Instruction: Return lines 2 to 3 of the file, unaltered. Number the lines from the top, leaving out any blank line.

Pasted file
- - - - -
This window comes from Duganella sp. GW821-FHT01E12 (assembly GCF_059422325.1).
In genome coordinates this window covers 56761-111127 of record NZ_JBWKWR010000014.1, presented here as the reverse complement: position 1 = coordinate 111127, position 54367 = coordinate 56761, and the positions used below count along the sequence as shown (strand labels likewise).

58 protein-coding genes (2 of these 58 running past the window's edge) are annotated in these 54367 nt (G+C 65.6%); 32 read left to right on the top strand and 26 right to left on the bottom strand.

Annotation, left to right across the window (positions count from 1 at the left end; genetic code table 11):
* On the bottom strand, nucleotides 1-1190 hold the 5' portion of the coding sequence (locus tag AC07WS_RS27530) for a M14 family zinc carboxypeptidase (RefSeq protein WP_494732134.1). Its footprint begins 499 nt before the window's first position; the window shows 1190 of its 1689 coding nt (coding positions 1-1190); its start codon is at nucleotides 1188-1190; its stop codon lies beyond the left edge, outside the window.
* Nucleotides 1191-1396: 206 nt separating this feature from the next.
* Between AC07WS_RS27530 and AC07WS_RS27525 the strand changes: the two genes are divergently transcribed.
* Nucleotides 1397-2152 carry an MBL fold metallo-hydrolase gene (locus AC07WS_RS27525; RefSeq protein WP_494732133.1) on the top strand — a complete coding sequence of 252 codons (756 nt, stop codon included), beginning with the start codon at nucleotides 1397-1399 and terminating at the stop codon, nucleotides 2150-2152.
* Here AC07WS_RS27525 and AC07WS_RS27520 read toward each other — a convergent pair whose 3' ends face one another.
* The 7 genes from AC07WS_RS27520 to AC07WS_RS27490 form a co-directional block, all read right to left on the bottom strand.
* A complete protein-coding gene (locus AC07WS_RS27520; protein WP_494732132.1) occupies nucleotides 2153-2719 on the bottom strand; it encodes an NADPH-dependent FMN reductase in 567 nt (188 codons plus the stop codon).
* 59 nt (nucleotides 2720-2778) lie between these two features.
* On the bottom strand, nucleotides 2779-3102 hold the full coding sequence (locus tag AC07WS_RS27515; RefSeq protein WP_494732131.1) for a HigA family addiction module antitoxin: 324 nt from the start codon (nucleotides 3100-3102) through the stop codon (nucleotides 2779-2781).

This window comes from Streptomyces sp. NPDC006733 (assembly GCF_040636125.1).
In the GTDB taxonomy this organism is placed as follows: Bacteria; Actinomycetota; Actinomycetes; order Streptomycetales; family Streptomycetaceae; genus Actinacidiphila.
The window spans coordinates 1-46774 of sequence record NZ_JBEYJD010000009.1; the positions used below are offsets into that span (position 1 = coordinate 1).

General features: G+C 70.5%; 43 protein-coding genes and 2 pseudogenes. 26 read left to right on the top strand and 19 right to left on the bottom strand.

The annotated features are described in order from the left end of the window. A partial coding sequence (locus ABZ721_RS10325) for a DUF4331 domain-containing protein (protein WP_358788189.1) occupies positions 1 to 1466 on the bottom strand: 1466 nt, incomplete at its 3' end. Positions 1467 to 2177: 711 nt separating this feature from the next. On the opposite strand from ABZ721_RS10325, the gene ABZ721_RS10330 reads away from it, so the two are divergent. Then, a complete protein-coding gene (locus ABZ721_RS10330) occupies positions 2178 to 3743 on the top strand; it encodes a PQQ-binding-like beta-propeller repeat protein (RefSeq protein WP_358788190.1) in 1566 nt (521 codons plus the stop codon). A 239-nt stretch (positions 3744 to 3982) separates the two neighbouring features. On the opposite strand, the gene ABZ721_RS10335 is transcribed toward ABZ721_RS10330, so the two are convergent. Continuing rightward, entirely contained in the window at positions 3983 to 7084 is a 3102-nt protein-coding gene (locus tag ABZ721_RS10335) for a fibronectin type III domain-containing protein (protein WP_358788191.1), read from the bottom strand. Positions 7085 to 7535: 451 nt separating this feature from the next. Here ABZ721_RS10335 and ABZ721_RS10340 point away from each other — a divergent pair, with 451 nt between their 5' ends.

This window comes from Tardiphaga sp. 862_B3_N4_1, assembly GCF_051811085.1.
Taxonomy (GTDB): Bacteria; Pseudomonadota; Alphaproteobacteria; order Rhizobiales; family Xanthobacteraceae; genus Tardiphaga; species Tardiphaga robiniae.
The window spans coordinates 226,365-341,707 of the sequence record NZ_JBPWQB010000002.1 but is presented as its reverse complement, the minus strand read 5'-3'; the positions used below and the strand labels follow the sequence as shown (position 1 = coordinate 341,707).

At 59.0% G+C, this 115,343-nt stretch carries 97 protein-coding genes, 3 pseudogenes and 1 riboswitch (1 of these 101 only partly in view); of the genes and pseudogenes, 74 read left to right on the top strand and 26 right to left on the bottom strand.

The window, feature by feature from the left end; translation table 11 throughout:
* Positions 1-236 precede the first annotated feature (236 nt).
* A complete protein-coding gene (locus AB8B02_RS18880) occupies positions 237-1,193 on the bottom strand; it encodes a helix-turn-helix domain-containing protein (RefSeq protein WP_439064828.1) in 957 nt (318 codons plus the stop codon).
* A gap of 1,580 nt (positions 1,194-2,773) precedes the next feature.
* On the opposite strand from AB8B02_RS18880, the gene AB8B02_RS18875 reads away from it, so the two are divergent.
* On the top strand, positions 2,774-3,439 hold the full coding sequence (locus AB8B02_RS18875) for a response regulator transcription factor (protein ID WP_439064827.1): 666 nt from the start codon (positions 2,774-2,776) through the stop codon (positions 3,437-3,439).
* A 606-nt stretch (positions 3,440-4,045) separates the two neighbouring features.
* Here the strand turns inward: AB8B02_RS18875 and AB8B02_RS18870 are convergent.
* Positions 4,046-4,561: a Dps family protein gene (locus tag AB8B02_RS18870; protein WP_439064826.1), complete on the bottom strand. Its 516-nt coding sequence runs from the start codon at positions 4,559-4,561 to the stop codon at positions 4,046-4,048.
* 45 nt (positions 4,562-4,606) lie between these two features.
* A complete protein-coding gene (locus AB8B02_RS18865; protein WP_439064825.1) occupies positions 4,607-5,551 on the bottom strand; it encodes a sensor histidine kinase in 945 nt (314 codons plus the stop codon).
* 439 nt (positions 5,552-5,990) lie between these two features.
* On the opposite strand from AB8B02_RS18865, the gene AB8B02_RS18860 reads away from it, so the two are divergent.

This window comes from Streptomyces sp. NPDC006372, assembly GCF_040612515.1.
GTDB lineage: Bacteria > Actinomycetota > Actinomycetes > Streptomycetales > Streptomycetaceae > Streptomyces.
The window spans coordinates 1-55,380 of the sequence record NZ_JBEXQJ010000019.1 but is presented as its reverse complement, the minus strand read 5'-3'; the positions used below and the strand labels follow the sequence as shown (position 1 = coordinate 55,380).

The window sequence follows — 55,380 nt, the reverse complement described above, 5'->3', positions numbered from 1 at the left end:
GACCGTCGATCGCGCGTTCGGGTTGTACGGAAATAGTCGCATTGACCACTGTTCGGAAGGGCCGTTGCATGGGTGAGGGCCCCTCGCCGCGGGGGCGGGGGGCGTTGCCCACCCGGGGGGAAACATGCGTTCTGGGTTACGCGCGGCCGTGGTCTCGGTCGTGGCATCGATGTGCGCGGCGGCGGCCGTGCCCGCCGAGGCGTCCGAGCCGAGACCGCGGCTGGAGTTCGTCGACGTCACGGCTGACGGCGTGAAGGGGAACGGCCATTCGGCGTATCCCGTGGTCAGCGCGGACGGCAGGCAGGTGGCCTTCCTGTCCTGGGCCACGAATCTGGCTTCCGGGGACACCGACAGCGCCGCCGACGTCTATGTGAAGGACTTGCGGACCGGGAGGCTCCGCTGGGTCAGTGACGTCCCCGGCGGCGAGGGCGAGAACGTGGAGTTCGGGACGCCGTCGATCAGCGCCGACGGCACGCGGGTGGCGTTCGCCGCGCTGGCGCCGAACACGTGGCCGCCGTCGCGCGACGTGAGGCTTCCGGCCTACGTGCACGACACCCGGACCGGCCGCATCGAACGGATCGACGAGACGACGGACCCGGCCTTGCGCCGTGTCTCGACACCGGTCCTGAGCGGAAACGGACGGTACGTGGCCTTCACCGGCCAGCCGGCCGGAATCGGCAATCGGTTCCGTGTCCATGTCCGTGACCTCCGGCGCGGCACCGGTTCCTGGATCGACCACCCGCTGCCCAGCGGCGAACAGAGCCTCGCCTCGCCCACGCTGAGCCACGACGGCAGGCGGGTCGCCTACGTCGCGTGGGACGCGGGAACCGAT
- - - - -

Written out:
In genome coordinates this window covers 56761-111127 of record NZ_JBWKWR010000014.1, presented here as the reverse complement: position 1 = coordinate 111127, position 54367 = coordinate 56761, and the positions used below count along the sequence as shown (strand labels likewise).

58 protein-coding genes (2 of these 58 running past the window's edge) are annotated in these 54367 nt (G+C 65.6%); 32 read left to right on the top strand and 26 right to left on the bottom strand.